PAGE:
7. Halloween (1978) - This ultimate slasher film is a remarkably well-crafted picture from director John Carpenter. His use of the widescreen frame is a virtual textbook on creating suspense using nothing but space.

Sharon Tate as Sarah.
8. The Fearless Vampire Killers (1967)- Roman Polanski's parody of vampire films is so good that it stands on its own as a first-rate horror picture. Polanski displays an uncanny understanding of the genre, from the snowy setting to the famous dance of the vampires (the film's original title). Sharon Tate exudes charm as the heroine, proving she was more than just a pretty face.

The famous pool scene in Cat People.
9. Cat People (1942) - With the first of his RKO films, producer Val Lewton proved that the horror in our imaginations is far more frightening than what any filmmaker can show us. It also boasted rich psychological undercurrents with its themes of sexual repression and jealousy.

10. Nosferatu (1922) - F.W. Murnau's silent vampire classic still chills today thanks to the director's haunting visuals and Max Schreck's memorable Count Orlok. It's the first horror screen classic.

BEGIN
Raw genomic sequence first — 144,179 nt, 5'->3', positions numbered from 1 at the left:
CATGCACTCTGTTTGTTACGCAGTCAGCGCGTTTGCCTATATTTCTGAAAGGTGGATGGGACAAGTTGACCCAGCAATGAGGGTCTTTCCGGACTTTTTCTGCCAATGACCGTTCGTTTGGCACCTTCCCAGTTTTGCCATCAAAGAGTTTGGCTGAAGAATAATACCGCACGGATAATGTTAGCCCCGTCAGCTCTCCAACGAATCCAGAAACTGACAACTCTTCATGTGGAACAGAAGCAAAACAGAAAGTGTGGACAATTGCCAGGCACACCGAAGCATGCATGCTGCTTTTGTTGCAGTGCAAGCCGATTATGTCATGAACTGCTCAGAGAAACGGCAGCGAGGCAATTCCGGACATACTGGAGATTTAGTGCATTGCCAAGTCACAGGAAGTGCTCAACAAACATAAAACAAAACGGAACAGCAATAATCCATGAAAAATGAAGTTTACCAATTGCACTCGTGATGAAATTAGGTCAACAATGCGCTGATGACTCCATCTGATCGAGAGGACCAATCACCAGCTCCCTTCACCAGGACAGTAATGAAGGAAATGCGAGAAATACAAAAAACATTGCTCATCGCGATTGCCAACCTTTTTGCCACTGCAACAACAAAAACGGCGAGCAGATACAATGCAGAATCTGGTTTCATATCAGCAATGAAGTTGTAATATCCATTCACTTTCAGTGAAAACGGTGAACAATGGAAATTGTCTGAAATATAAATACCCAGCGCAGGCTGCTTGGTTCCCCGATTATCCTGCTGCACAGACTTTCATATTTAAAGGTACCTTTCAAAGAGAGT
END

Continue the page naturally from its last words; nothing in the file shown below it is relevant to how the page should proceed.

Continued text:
A shadow scene from The 7th Victim.
11. The 7th Victim (1943) - Val Lewton's eerie tale of devil worshippers in Greenwich Village predates the better-known--but far less effective--Rosemary's Baby by three decades. Mark Robson's use of dark shadows gives the film a noirish feel.

12. The Innocents (1961) - The best of the horror films in which the supernatural elements may be real or (more likely in this case) imagined. Deborah Kerr gives a tour de force performance as the unhinged governess and Martin Stephens matches her in possibly the best child performance of the 1960s. Superior in every way to The Haunting.

Elsa Lanchester as the unwilling bride.
13. Bride of Frankenstein (1935) - James Whale's masterpiece is generally considered the finest Universal horror film (though personally, I'm quite fond of Son of Frankenstein). Thematically rich, Bride gives the Monster a voice and Karloff the opportunity to make the creature all too human.

14. Frankenstein Must Be Destroyed (1969) -Hammer's best Frankenstein movie is a potent portrayal of obsession for the sake of science. Peter Cushing is excellent as the driven doctor, but Freddie Jones matches him as the sympathetic "monster."

15. Horror of Dracula (Dracula) (1958) - Along with The Curse of Frankenstein, this vampire classic established Hammer Films and reinvigorated the horror genre for a whole new generation. It also transformed Van Helsing into an action hero, presented a new Dracula that inspired genuine fear, and made genre stars of Peter Cushing and Christopher Lee.

Chris Lee in The Devil Rides Out.